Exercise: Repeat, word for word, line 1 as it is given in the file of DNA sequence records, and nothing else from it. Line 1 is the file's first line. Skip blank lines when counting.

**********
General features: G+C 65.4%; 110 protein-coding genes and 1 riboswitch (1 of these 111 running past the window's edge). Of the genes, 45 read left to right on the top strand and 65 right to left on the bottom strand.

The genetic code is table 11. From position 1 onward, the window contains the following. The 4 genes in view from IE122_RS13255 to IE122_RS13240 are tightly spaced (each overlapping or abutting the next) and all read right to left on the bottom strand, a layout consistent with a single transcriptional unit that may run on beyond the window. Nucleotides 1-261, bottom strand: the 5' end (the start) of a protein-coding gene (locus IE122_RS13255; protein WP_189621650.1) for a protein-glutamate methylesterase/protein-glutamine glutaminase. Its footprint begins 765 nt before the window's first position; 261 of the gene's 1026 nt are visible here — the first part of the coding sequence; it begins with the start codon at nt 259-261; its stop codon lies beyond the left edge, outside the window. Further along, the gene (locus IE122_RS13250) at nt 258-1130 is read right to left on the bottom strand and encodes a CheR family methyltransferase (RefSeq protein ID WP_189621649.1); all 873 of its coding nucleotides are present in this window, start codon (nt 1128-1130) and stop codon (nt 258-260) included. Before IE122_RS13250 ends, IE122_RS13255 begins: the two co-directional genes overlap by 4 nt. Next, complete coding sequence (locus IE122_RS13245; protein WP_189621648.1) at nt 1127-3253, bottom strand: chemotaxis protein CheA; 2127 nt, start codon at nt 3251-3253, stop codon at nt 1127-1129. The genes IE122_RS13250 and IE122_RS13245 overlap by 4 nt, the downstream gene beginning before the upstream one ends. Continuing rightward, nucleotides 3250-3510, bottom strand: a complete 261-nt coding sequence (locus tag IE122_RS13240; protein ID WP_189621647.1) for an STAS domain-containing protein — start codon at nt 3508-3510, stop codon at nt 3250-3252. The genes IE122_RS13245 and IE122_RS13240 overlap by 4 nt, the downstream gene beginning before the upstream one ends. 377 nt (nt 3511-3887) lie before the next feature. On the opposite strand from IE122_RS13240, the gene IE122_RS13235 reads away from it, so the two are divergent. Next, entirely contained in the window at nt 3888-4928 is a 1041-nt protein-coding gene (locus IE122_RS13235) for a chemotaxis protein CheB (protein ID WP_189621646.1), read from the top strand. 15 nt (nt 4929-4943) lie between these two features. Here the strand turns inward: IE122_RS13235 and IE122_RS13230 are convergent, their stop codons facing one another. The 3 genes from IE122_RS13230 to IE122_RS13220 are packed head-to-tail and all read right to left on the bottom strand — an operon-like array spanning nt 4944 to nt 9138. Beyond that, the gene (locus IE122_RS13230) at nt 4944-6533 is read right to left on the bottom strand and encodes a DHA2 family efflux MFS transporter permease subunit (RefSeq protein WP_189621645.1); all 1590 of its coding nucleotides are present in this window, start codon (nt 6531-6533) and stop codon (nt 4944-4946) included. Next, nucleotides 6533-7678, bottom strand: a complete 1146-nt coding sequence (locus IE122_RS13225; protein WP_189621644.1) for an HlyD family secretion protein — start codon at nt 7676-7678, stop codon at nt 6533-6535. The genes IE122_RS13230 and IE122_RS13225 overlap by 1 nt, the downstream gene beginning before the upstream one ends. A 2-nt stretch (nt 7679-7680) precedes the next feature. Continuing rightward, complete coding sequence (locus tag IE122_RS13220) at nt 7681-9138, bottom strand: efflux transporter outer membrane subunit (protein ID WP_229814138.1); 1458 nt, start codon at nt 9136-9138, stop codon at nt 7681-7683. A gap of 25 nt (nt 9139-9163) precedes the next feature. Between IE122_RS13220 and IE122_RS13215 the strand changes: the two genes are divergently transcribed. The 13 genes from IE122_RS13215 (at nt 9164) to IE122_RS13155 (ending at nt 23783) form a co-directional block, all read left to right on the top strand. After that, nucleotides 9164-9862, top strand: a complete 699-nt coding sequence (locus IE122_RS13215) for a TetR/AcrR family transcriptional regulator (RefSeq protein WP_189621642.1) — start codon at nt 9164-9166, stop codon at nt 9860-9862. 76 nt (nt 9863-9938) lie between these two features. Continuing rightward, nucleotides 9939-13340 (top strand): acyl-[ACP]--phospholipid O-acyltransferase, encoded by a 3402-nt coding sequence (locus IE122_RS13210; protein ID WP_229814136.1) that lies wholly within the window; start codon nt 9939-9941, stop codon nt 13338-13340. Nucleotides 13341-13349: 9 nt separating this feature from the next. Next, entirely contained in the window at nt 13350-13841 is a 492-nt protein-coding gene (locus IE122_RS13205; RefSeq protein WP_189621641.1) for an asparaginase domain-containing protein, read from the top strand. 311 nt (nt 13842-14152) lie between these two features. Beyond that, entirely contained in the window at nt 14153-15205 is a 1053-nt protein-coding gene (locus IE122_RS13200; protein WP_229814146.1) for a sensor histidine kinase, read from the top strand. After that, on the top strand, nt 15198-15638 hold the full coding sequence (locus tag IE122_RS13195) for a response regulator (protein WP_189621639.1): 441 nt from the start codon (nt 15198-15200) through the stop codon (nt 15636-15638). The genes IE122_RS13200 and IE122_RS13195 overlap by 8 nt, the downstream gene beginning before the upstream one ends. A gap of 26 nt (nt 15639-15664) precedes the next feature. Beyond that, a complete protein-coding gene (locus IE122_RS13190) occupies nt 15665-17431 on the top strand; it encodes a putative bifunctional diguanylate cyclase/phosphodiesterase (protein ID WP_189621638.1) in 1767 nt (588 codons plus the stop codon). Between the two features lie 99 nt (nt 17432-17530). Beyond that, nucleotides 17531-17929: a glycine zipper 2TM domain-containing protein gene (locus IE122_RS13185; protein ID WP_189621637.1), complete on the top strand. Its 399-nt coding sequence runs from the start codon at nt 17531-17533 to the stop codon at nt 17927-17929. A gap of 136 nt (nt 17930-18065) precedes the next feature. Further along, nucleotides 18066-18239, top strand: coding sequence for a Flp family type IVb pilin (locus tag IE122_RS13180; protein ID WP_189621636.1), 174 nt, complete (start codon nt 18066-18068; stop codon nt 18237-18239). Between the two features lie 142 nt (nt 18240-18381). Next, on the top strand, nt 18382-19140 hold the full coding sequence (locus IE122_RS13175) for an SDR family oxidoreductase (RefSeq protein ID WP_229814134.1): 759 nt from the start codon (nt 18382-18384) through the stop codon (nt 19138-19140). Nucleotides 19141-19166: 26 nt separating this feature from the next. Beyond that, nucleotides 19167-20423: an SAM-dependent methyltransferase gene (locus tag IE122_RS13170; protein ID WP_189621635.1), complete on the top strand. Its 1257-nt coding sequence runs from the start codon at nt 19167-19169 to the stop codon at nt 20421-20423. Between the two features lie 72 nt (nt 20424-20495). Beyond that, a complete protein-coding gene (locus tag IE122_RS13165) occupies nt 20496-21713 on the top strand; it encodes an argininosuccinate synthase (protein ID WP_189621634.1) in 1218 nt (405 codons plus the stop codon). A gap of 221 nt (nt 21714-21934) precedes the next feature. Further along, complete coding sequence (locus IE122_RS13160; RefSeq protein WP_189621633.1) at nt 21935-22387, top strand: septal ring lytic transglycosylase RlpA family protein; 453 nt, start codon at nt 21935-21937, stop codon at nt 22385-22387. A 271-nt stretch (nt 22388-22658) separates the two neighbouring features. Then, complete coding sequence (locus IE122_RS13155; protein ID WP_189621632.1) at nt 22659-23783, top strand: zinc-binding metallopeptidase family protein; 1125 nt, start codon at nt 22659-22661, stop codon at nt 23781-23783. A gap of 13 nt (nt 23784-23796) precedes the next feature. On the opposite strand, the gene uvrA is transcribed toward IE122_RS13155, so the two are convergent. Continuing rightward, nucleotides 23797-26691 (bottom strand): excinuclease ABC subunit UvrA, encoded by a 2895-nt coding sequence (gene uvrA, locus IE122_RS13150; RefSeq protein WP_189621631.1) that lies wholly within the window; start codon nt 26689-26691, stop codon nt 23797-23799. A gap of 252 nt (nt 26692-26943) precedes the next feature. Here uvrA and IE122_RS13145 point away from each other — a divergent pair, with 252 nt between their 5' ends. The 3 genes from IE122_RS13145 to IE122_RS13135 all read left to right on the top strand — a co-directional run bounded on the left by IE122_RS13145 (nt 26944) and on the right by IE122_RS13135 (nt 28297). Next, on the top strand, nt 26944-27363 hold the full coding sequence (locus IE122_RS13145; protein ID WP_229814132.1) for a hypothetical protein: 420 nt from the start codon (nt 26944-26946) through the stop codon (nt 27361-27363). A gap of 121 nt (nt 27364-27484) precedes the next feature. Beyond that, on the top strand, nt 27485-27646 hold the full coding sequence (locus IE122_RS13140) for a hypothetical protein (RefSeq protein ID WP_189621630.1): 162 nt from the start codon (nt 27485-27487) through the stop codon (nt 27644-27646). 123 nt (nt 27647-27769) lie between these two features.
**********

General features: G+C 65.4%; 110 protein-coding genes and 1 riboswitch (1 of these 111 running past the window's edge). Of the genes, 45 read left to right on the top strand and 65 right to left on the bottom strand.